By Dan Clendenin
If you’re looking for a good book to read this summer, I have a suggestion. Last month I finished Alice McDermott’s new novel, The Ninth Hour (2017). McDermott is the Richard A. Macksey Professor of Humanities at Johns Hopkins University. Her 1998 novel Charming Billy won the National Book Award, and her other novels have been finalists for a Pulitzer Prize.
In an interview with Adrienne Leavy in The Irish Times (October 19, 2017), McDermott joked that The Ninth Hour “is about nuns. And laundry.” That caught my attention because in my family I’m the Laundry Guy. With her glib comment, McDermott was suggesting that in some ways her book is about the sacred ordinary.
The novel is set in the tenement housing of Irish Catholic Brooklyn at the turn of the twentieth century — a place much like where McDermott was born, raised, and attended Catholic schools. Most of the novel takes place in the convent of the Little Nursing Sisters of the Sick Poor, and thus the liturgical reference of the book title.
In the late afternoon of a dark and dank February 3, a young husband named Jim barricaded himself in his apartment, turned on the gas tap to the oven, then carried the rubber tubing into his bedroom and began to suck on the hose. In addition to killing Jim, the gas ignited a fire that raged through the small apartment. Left behind to fend for herself was his pregnant wife Annie.
By mere chance or divine providence (take your pick), an aged and irreverent nun named Sister St. Savior happened by the apartment at just the right time, and intervened to help Annie. She introduced her to the convent, where Annie and her newborn baby Sally found refuge.
It’s in the convent, among the other nuns who exude a gritty sort of grace, that Annie experiences the presence of God in the midst of tragedy. The first person she meets is Sister Illuminata, who is in charge of the convent laundry. In the bowels of the basement doing laundry with Sister Illuminata, Annie experiences the sacred in the ordinary.
The Ninth Hour reminded me of the Spanish mystic and Catholic saint Teresa of Avila, who once said that “God is found among the pots and pans.” It also reminded me of McDermott’s earlier novel Someone (2013). The bland title suggests its universal theme — the everyday life of an ordinary person, Marie Commeford, who narrates her life story.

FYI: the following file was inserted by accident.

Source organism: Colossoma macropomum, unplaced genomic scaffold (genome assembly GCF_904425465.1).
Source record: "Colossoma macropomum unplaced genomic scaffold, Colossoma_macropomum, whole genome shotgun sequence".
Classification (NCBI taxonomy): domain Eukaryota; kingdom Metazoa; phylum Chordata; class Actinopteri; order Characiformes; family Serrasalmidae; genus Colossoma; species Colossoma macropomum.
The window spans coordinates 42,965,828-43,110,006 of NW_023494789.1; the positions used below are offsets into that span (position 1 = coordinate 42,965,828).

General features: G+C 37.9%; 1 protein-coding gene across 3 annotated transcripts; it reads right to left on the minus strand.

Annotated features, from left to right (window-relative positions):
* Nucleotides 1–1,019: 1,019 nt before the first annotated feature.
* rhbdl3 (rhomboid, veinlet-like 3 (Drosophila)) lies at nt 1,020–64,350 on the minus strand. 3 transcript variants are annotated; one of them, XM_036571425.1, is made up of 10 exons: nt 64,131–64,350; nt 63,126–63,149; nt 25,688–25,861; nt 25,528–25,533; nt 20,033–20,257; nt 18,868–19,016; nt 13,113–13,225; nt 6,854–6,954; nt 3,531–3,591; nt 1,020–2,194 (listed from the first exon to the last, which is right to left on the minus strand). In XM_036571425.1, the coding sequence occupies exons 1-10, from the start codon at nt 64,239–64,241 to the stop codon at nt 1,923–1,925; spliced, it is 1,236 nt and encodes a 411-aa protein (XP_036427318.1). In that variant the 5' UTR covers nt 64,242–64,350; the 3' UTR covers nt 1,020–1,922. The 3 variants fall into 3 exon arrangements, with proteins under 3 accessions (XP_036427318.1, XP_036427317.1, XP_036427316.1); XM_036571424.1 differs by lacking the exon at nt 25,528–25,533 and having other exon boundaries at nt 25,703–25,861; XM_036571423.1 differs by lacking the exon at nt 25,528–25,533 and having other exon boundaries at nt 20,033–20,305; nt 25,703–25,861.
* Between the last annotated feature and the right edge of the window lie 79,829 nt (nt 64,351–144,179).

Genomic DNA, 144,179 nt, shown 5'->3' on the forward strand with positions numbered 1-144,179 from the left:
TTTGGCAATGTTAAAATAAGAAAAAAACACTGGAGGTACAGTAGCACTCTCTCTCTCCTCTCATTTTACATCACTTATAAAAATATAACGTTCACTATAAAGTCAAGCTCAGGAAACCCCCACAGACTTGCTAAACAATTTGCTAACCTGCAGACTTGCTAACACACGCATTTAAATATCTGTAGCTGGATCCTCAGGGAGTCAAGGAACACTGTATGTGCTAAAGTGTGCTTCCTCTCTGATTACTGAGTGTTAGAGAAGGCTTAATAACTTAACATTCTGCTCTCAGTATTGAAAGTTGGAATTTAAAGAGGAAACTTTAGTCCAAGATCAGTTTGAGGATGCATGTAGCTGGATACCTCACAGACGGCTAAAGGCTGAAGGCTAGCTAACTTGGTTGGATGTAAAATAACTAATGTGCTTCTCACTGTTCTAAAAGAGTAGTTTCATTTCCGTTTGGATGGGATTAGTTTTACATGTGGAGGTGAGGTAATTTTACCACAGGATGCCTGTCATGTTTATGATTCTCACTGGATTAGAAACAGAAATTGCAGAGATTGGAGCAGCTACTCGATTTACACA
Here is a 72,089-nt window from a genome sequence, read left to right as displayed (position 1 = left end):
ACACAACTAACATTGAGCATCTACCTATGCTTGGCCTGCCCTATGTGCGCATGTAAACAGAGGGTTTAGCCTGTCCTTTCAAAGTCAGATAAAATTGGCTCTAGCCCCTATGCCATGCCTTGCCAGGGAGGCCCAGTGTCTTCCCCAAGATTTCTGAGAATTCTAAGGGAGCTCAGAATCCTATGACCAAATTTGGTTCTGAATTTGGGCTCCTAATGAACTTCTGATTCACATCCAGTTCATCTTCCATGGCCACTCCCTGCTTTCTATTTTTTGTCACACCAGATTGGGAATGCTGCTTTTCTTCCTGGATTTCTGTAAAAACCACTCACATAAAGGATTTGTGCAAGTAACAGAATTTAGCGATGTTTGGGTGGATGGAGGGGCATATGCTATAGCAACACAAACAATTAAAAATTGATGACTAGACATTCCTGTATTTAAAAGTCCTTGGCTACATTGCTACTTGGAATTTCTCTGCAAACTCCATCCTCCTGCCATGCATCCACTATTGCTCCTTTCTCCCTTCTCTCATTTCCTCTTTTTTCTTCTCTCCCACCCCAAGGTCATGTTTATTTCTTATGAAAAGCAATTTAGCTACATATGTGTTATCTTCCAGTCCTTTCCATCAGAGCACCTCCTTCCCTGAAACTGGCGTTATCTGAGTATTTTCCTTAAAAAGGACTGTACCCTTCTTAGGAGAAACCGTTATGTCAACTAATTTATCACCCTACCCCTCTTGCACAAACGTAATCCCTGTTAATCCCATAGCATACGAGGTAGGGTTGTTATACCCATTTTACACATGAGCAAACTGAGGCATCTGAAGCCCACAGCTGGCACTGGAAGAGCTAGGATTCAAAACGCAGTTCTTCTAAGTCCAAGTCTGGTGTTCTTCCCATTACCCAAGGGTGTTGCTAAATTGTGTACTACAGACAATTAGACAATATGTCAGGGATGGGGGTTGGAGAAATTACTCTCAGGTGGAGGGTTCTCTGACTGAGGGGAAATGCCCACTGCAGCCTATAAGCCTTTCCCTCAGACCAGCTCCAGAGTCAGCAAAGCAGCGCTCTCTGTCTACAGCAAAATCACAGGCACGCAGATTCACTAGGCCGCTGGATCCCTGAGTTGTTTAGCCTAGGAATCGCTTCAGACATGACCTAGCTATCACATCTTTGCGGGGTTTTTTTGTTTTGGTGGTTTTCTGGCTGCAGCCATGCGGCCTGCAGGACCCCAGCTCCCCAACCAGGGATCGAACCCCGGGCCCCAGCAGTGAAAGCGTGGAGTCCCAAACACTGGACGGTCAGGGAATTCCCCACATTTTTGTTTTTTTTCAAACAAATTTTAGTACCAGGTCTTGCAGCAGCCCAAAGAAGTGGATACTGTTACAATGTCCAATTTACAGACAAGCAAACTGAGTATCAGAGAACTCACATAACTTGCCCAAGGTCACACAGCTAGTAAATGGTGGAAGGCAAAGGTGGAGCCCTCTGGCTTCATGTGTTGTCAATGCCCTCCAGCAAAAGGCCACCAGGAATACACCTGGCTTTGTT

This novel is also set in Brooklyn. Marie’s friend Pegeen lives next door. Gerty Hanson was “the best of best friends” across many decades. Her brother Gabe was a priest for a year, but then quit and had a nervous breakdown. Dora Ryan married a person who turned out to be a woman dressed like a man. People die. Friends move away. They get sick and have accidents. The neighborhood declines and the apartments deteriorate. There’s a first love as a teenager, then the long love of marriage to Tom.
What’s happening in Someone is the quotidian life of an average person, told in rich detail. Marie is described as an “unremarkable woman with an unforgettable life.” The first morning of her honeymoon, she awakens to familiar urban sounds outside the window: “a disappointing sense of an ordinary day, even here in the lovely hotel, an ordinary day simply going on.” But that’s all anyone has, McDermott seems to say, and life can be very good indeed with its mysterious mixture of ordinary joys and sorrows. The sacred ordinary.
According to the church’s calendar, we are now in “Ordinary Time” — that six-month liturgical lull between the end of Pentecost and the beginning of Advent. Just normal, boring life. Like doing laundry. And notice, Ordinary Time is the longest part of the liturgical year. It’s in these ordinary times and places of life that we experience the sacred and extraordinary presence of God.